When elderberries become ripe it's only the seeds inside the berries that are toxic.
There’s so much better things to do with elderberries than to eat them raw.
If you want to read more about the toxicity of elderberries we’ve written an article called “Are Elderberries Poisonous? Yes, But Don’t Let That Stop You”.
What Does Elderberry Juice And Syrup Taste Like?
Now here’s why I’m strongly against eating raw elderberries. You’re basically wasting the potential of the elderberries by slowly poisoning yourself…
Insted, make some juice or syrup from them!
That bitterness and tartness you find in raw elderberries transforms to something absolutely delicious when you make juice from them.
And in the form of elderberry syrup you can get some amazing health benefits from them as well. We got an article about the research backed benefits of elderberry syrup if you’re interested in reading more about it.
Elderberry juice and elderberry syrup taste quite similar.
Juice is often more diluted and therefore thinner than the elderberry syrup.
Of course, if you buy your juice already made, the taste can differ from brand to brand, because of the amount of sugar and other ingredients.
Because the elderberries themselves have a quite tart and bitter taste, almost every recipe contains a pretty heavy sugar amount or in some cases honey.
This makes the juice and syrup, of course, pretty sweet. Many people think that elderberry juice and syrup taste great, even children.
The taste of elderberry juice and syrup is seldom described as tart or bitter. It's sweet with a hint of tartness.
I prefer my juice with less sugar or other added sweetener like honey.
What Does Elderberry Jam Taste Like?
Elderberry jam has a sweet-tart taste. To be a true elderberry jam, it has to have a bit of tartness that is recognizable.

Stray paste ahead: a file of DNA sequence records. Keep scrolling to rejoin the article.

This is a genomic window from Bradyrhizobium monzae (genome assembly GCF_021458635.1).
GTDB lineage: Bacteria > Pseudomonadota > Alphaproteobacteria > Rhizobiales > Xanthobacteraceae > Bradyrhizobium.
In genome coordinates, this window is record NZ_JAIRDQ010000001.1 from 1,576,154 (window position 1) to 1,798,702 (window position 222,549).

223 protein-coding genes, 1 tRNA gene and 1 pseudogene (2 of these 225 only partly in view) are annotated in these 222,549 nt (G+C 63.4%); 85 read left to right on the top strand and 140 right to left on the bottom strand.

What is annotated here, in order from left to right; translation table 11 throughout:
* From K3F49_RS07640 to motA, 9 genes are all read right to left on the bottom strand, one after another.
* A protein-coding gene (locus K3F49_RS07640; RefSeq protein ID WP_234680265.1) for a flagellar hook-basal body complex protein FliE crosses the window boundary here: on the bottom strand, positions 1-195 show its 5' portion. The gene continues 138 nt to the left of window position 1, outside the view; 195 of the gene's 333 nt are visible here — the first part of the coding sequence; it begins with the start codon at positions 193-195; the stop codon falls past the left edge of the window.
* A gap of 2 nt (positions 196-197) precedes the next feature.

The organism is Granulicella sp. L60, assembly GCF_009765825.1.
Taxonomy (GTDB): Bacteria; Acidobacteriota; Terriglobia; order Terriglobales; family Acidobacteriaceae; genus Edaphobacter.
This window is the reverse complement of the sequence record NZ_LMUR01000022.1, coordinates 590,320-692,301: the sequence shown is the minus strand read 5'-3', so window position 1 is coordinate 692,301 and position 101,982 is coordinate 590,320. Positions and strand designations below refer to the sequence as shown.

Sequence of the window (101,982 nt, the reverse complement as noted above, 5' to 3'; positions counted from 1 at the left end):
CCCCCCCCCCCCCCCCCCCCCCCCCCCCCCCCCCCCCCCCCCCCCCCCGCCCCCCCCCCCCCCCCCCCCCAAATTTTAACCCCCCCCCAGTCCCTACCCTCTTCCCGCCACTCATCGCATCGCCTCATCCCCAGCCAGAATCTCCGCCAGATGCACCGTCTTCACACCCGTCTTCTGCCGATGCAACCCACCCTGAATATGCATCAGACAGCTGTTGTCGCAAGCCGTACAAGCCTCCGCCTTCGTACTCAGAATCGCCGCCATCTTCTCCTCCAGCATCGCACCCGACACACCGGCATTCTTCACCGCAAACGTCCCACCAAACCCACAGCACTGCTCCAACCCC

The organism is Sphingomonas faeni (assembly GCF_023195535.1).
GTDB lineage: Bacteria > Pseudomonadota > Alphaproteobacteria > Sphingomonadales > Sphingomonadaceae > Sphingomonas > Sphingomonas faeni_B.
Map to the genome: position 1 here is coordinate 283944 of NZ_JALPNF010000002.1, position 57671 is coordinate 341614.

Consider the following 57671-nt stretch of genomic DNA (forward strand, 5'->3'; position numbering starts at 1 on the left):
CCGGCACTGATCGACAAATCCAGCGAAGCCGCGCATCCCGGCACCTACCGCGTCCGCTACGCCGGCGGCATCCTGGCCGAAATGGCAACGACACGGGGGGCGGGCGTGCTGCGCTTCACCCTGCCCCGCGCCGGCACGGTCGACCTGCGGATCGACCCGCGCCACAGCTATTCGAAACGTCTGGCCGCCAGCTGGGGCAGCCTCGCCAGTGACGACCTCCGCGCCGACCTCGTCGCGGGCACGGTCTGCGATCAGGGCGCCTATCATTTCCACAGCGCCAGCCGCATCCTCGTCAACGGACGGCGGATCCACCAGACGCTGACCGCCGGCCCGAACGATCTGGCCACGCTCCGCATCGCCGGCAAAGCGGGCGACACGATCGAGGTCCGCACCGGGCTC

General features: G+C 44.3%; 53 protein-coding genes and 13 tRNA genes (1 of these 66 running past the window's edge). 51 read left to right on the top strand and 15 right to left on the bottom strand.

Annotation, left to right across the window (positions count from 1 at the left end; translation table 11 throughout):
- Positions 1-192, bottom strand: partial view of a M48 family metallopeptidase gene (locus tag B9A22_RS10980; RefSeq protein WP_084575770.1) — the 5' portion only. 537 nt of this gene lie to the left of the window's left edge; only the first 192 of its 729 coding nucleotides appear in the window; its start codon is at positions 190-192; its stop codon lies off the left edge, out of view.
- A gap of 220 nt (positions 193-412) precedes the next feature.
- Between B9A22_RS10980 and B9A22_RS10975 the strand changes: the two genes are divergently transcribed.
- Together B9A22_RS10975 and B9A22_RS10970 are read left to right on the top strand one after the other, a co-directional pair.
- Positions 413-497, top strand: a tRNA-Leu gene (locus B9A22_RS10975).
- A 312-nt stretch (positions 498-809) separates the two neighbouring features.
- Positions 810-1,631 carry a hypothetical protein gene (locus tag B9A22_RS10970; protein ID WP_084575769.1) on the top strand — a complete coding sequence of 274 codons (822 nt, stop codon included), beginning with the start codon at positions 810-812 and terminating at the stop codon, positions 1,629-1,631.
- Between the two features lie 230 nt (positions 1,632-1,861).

Then there is the sweet additive that takes off the bitterness. A nice mix of sweetness and tartness.
My favourite you ask?
Elderberry jam on a warm English muffin with a big cup of tea. Absolutely delicious!
But the jam should not be excessively sweet. It needs the balance between fruit and sugar.
If you feel like trying to make your own elderberry jam, we have a recipe for you here.
Conclusion: Potent, Tart & Bitter. With Some Toxins On The Side
When it comes to the taste of elderberry there are the flowers and there are the berries. Two absolutely different flavours from the same bush!
There are several things you can do with both the flowers and the berries.
But the thing you always need to remember is that the elderberries are toxic, you have to cook the berries before you do anything with them.
If you’re instead of making your own elderberry interested in acquiring some elderberry products we have a page where we go through some great products made from elderberry and also where you can buy them.
Just keep in mind that the best tasting juice you’ll ever taste is the one you’ve worked hard to make!
I wish you the best of luck with your future elderberry adventures!
And yes, they are definitely worth it!